Due to popular demand, we are producing a monthly update on our asset allocation views. In our previous report, we outlined our defensive posture of underweight bonds and equities and overweight cash, commodities and crypto. We continue to hold this view. The basis of this view is:
- The Fed will hike even if it means slower US growth.
- We think the odds of a recession are high due to the global energy shock, Fed hikes, falling US real earnings and negative fiscal impulse.
- European growth will be weak on the fall-out from the Russia-Ukraine war, while China’s zero COVID strategy is constraining Chinese domestic demand.
- A structural imbalance in commodity markets will keep commodity prices elevated.
Recent Market Performance
March saw commodities rally by 10%, bonds underperform cash by 1% to 3% and crypto outperform by over 10% (Chart 3). This was in line with our view. Equities, however, performed better than expected, with stocks up 3%. We think this bounce will likely be temporary. Indeed, stocks are still down 5% over the past three months. We examine annualised Sharpe ratios (that is, excess returns adjusted for volatility). Over the past three months, the Sharpe of equities, at around -1.0, has been worse than crypto (bitcoin is almost flat). But DM and EM bonds have had the worst time, with Sharpes between -3.2 and -5.3 (Chart 4).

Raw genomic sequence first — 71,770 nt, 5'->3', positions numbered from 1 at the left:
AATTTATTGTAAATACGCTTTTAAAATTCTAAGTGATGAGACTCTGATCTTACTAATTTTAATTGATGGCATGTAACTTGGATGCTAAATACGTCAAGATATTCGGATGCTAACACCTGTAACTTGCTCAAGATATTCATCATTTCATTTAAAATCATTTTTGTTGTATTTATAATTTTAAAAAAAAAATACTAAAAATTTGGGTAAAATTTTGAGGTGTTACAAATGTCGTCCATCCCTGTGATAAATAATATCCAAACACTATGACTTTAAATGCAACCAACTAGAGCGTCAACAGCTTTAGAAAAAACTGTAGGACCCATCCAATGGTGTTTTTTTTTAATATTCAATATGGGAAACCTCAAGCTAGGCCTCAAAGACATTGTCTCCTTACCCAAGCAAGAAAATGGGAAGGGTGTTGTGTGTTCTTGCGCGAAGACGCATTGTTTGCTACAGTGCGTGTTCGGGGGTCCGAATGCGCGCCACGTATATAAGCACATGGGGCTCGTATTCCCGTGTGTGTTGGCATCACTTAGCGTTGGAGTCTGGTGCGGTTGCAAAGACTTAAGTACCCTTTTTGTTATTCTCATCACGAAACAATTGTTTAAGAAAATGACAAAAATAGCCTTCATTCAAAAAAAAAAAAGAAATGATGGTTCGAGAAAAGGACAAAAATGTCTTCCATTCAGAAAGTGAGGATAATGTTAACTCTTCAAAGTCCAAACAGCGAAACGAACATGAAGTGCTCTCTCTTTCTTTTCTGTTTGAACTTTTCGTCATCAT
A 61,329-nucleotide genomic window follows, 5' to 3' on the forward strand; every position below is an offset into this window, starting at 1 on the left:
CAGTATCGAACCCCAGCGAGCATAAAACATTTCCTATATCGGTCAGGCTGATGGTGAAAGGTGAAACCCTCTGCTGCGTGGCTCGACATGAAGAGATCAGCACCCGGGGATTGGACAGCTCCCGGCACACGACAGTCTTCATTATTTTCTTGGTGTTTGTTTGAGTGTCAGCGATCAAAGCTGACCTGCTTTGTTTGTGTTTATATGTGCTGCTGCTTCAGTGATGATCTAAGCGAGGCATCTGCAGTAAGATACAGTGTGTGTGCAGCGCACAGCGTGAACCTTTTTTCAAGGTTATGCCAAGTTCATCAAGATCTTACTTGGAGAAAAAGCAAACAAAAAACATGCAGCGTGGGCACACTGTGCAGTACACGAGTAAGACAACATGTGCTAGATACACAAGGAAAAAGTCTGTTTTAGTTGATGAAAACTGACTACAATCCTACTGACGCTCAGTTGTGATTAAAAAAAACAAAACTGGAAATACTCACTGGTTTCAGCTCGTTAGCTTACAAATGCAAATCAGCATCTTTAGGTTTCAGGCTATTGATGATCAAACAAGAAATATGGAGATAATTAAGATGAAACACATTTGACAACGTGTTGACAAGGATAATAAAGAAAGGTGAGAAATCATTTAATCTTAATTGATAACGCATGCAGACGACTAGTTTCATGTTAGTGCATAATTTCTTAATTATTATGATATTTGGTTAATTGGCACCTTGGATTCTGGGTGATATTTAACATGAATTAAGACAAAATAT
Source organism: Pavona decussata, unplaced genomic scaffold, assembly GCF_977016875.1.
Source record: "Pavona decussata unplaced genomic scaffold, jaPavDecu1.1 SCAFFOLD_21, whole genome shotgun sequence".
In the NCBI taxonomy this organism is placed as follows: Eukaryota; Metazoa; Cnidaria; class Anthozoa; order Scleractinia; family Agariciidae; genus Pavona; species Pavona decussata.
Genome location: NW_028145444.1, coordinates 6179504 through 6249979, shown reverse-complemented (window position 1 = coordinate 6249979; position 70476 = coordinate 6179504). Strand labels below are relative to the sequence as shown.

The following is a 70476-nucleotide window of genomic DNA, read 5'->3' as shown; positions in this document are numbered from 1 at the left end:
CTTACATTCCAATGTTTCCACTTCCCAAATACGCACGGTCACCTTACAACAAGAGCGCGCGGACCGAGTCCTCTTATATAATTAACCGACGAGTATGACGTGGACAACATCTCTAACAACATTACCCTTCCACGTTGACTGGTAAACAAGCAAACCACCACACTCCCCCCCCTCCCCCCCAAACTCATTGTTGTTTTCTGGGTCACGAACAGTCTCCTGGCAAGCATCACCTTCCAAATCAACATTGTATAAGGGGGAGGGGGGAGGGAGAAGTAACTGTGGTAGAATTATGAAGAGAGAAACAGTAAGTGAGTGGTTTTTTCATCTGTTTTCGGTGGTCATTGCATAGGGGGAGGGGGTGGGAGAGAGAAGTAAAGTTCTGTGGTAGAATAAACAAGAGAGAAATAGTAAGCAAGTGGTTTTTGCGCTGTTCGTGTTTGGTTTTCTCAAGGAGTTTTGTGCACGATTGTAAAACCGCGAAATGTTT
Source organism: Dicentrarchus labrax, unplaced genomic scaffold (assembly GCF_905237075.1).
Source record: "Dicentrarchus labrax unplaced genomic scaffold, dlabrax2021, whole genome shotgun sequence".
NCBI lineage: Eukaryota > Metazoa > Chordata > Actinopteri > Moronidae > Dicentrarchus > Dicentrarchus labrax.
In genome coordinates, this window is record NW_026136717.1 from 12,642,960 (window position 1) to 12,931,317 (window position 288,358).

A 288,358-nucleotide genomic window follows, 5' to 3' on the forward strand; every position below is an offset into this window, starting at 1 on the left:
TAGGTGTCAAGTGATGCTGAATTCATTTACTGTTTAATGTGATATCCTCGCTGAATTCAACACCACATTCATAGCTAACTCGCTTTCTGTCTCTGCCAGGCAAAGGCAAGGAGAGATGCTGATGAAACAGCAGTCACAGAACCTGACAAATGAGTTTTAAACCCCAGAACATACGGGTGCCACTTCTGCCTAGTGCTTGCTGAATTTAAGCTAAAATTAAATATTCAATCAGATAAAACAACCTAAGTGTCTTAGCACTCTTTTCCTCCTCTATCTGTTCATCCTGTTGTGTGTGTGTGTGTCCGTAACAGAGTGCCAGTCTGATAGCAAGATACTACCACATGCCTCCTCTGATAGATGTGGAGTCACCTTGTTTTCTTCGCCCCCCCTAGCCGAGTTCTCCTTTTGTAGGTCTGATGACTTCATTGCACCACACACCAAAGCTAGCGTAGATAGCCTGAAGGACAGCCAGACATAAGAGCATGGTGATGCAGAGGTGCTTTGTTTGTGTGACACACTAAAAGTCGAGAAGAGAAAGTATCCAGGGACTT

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Our recession model now assigns a 60% probability of a US recession in the next 12 months. Even Larry Summers has joined us in calling for a US recession. More importantly, we are starting to see signs of weakness in the US economy. Notably, the new orders component of the ISM manufacturing survey has turned down sharply of late. The next shoe to drop will likely be the labour market, so we will be monitoring US jobless claims and the monthly payroll data for signs of weakness.
Our work suggests equities tend to underperform around six months before a US recession. If a recession is coming in 2023H1, it could therefore be too early for equities to underperform. However, we like to stay underweight for now – not least because US stock valuations remain elevated (Chart 2). This increases the fragility of stock returns.
Outside of the US cycle, the global commodity picture continues to look bullish with the risk of European sanctions on Russian energy. This supports our overweight in commodities. The commodity picture keeps upside risks to inflation and so could lead to more central bank hikes around the world, which in turn could dampen growth. Bond yields for now could continue to rise, which suggests staying underweight. As for crypto, adjusted for volatility, they have performed well relative to equities, and our metrics suggest the flow factors for crypto remain positive, so we stay modestly overweight. We keep our overweight in cash – in our last update, we wrote how cash could outperform when markets are fragile.
Finally, in terms of sectors, here are our favourite views:
- Within US, we like to be overweight agriculture, homebuilders, large cap value, reopening trades, semi-conductors, financials, traditional infrastructure and underweight large cap growth and retail.
- Within Europe, we like to be overweight financials and renewables.